This blog post is an excerpt from our recent report with Hootsuite, The Social Government Benchmark Report 2018. To read the full report, head here.
To establish a baseline view of how governments are using social media—and the results they’re seeing—we polled the GovLoop community of government professionals on a variety of topics, including:
• What level of government they serve
• Their key use cases for social media
• Tools they’re using to manage social media
• Benefits they’re seeing from their use of social media
• How they envision the future of social media
Representation of local, state and federal respondents was broadly in line with the relative sizes of the workforce, with nearly 70 percent working for state and local government, while 30 percent work at the federal level.
Overall, the majority of respondents (87 percent) feel their social media programs have room for improvement. Only 40 percent report that their agency has a clear plan moving forward with social media strategy, and only 43 percent say their executive team views social media as a strategic area of focus.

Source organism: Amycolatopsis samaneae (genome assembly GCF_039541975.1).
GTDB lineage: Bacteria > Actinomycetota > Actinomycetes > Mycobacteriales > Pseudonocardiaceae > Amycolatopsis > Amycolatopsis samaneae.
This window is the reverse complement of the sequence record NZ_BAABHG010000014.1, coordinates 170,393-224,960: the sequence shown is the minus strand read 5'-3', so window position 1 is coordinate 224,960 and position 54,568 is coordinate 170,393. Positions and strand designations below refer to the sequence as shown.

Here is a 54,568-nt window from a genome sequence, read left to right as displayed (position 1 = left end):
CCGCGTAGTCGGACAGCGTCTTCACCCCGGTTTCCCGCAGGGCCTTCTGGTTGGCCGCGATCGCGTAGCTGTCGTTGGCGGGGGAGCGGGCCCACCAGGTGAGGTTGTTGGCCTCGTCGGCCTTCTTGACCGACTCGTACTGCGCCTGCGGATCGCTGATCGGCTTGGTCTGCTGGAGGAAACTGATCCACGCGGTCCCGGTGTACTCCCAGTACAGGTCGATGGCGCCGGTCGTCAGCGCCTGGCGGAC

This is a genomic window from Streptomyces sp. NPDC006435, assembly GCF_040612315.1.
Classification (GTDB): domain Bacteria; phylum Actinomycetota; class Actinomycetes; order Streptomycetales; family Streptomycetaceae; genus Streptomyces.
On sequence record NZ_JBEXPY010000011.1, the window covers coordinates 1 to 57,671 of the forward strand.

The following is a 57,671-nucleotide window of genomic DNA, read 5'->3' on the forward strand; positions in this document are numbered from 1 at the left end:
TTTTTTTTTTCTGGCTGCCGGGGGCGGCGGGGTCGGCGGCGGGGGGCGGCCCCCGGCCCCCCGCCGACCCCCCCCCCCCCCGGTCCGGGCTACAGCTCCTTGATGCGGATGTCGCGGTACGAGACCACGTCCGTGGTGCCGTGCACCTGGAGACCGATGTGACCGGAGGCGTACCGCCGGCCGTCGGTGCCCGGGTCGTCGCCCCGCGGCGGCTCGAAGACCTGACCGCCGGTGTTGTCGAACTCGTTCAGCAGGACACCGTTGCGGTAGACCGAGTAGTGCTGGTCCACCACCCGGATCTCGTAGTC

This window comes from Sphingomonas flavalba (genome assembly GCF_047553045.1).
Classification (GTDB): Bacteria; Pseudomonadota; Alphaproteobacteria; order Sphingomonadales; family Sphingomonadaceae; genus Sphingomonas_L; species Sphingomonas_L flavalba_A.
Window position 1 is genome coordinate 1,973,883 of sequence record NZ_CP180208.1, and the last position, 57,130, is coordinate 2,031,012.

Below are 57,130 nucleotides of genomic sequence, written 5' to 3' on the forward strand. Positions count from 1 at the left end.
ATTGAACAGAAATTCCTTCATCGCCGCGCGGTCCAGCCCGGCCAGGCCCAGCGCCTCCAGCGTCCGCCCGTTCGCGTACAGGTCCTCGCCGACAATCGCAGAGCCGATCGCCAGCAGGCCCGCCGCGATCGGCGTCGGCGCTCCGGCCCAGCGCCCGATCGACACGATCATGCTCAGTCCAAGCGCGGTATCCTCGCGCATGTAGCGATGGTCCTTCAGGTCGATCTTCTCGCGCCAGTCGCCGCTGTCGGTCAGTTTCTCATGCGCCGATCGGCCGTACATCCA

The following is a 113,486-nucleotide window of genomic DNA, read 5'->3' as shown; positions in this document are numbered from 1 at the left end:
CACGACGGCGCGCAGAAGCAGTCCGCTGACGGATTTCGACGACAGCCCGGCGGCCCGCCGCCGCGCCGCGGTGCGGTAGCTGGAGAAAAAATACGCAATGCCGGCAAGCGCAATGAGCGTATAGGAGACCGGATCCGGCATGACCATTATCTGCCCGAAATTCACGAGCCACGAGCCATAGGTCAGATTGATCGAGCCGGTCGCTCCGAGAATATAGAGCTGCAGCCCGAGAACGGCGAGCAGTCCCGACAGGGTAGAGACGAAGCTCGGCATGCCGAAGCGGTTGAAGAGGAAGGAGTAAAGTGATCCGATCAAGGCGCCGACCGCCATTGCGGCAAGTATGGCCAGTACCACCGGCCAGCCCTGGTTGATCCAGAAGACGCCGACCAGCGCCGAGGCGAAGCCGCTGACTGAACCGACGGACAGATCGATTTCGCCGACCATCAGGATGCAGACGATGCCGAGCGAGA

As for tools, 11 percent of respondents post to social networks “natively” without any social media management tools, whereas 32 percent of respondents are using a social media management platform such as Hootsuite to coordinate their social efforts.
Twenty-two percent of respondents use social listening tools to monitor topics and conversations on social media. Only 12 percent use archiving solutions, and just 3 percent report using a solution to support regulatory compliance on social media.
As governments begin to adopt social media for an increasing number of use cases, overall adoption of more sophisticated strategies and tactics around analytics, security, and archiving compliance remain low. Social media teams in government face many external challenges in moving toward a mature, integrated social media strategy, as we’ll explore later in this report.